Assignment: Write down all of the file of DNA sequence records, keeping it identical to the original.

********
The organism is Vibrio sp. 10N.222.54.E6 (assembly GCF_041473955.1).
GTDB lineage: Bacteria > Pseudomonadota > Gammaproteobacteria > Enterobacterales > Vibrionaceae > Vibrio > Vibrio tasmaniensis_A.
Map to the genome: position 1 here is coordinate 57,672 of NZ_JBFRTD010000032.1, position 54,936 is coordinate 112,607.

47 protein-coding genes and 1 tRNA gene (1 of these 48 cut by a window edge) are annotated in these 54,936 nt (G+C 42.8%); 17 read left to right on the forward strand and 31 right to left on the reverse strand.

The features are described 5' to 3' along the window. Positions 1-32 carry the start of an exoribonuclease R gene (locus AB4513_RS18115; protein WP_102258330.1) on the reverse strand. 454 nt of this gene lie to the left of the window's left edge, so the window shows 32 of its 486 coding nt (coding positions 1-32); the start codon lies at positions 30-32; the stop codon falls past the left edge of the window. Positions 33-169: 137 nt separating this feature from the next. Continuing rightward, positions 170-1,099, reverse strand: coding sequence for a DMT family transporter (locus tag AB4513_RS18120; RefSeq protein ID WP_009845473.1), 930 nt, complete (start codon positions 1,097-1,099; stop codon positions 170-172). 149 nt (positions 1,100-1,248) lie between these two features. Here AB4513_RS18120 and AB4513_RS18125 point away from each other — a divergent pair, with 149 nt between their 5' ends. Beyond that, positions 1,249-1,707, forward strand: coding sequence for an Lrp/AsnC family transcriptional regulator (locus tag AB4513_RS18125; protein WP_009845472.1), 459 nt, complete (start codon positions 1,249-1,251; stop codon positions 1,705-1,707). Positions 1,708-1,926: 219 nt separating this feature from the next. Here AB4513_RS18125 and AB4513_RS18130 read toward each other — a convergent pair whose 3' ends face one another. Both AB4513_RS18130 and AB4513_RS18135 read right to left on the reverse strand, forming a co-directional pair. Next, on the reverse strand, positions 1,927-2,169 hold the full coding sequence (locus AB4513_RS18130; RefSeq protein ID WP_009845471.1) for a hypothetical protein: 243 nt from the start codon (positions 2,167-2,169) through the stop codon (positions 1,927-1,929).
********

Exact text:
The organism is Vibrio sp. 10N.222.54.E6 (assembly GCF_041473955.1).
GTDB lineage: Bacteria > Pseudomonadota > Gammaproteobacteria > Enterobacterales > Vibrionaceae > Vibrio > Vibrio tasmaniensis_A.
Map to the genome: position 1 here is coordinate 57,672 of NZ_JBFRTD010000032.1, position 54,936 is coordinate 112,607.

47 protein-coding genes and 1 tRNA gene (1 of these 48 cut by a window edge) are annotated in these 54,936 nt (G+C 42.8%); 17 read left to right on the forward strand and 31 right to left on the reverse strand.

The features are described 5' to 3' along the window. Positions 1-32 carry the start of an exoribonuclease R gene (locus AB4513_RS18115; protein WP_102258330.1) on the reverse strand. 454 nt of this gene lie to the left of the window's left edge, so the window shows 32 of its 486 coding nt (coding positions 1-32); the start codon lies at positions 30-32; the stop codon falls past the left edge of the window. Positions 33-169: 137 nt separating this feature from the next. Continuing rightward, positions 170-1,099, reverse strand: coding sequence for a DMT family transporter (locus tag AB4513_RS18120; RefSeq protein ID WP_009845473.1), 930 nt, complete (start codon positions 1,097-1,099; stop codon positions 170-172). 149 nt (positions 1,100-1,248) lie between these two features. Here AB4513_RS18120 and AB4513_RS18125 point away from each other — a divergent pair, with 149 nt between their 5' ends. Beyond that, positions 1,249-1,707, forward strand: coding sequence for an Lrp/AsnC family transcriptional regulator (locus tag AB4513_RS18125; protein WP_009845472.1), 459 nt, complete (start codon positions 1,249-1,251; stop codon positions 1,705-1,707). Positions 1,708-1,926: 219 nt separating this feature from the next. Here AB4513_RS18125 and AB4513_RS18130 read toward each other — a convergent pair whose 3' ends face one another. Both AB4513_RS18130 and AB4513_RS18135 read right to left on the reverse strand, forming a co-directional pair. Next, on the reverse strand, positions 1,927-2,169 hold the full coding sequence (locus AB4513_RS18130; RefSeq protein ID WP_009845471.1) for a hypothetical protein: 243 nt from the start codon (positions 2,167-2,169) through the stop codon (positions 1,927-1,929).